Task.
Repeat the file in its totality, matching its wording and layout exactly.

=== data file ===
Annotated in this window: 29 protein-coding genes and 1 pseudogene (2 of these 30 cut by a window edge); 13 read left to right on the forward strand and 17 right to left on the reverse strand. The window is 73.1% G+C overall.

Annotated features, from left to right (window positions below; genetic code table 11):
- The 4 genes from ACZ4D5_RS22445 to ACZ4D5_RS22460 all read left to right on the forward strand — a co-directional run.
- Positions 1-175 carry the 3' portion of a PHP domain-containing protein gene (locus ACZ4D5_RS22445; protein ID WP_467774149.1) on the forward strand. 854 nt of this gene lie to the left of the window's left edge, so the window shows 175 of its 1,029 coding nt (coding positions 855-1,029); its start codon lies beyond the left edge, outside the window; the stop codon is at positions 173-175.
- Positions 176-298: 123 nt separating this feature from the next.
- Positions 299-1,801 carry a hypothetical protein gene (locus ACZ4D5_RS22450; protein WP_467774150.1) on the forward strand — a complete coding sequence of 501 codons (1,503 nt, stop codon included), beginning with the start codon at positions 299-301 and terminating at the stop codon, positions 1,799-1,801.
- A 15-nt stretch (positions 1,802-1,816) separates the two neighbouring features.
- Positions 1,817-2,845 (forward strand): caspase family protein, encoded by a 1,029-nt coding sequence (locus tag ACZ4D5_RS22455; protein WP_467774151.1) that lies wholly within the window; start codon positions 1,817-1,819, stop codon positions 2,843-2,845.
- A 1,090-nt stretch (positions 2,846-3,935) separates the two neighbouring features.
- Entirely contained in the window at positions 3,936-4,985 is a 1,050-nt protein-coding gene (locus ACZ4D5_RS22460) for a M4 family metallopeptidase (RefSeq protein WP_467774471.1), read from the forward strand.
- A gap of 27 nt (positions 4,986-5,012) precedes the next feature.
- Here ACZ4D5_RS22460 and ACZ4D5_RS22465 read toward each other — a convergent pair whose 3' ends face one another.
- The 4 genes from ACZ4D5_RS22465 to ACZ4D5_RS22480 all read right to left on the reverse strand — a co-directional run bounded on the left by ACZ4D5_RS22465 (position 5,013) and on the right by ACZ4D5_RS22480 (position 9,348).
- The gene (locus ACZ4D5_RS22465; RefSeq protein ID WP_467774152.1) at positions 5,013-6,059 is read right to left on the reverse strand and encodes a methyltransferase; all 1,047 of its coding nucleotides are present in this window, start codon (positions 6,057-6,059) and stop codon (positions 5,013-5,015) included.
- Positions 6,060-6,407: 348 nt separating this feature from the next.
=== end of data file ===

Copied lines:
Annotated in this window: 29 protein-coding genes and 1 pseudogene (2 of these 30 cut by a window edge); 13 read left to right on the forward strand and 17 right to left on the reverse strand. The window is 73.1% G+C overall.

Annotated features, from left to right (window positions below; genetic code table 11):
- The 4 genes from ACZ4D5_RS22445 to ACZ4D5_RS22460 all read left to right on the forward strand — a co-directional run.
- Positions 1-175 carry the 3' portion of a PHP domain-containing protein gene (locus ACZ4D5_RS22445; protein ID WP_467774149.1) on the forward strand. 854 nt of this gene lie to the left of the window's left edge, so the window shows 175 of its 1,029 coding nt (coding positions 855-1,029); its start codon lies beyond the left edge, outside the window; the stop codon is at positions 173-175.
- Positions 176-298: 123 nt separating this feature from the next.
- Positions 299-1,801 carry a hypothetical protein gene (locus ACZ4D5_RS22450; protein WP_467774150.1) on the forward strand — a complete coding sequence of 501 codons (1,503 nt, stop codon included), beginning with the start codon at positions 299-301 and terminating at the stop codon, positions 1,799-1,801.
- A 15-nt stretch (positions 1,802-1,816) separates the two neighbouring features.
- Positions 1,817-2,845 (forward strand): caspase family protein, encoded by a 1,029-nt coding sequence (locus tag ACZ4D5_RS22455; protein WP_467774151.1) that lies wholly within the window; start codon positions 1,817-1,819, stop codon positions 2,843-2,845.
- A 1,090-nt stretch (positions 2,846-3,935) separates the two neighbouring features.
- Entirely contained in the window at positions 3,936-4,985 is a 1,050-nt protein-coding gene (locus ACZ4D5_RS22460) for a M4 family metallopeptidase (RefSeq protein WP_467774471.1), read from the forward strand.
- A gap of 27 nt (positions 4,986-5,012) precedes the next feature.
- Here ACZ4D5_RS22460 and ACZ4D5_RS22465 read toward each other — a convergent pair whose 3' ends face one another.
- The 4 genes from ACZ4D5_RS22465 to ACZ4D5_RS22480 all read right to left on the reverse strand — a co-directional run bounded on the left by ACZ4D5_RS22465 (position 5,013) and on the right by ACZ4D5_RS22480 (position 9,348).
- The gene (locus ACZ4D5_RS22465; RefSeq protein ID WP_467774152.1) at positions 5,013-6,059 is read right to left on the reverse strand and encodes a methyltransferase; all 1,047 of its coding nucleotides are present in this window, start codon (positions 6,057-6,059) and stop codon (positions 5,013-5,015) included.
- Positions 6,060-6,407: 348 nt separating this feature from the next.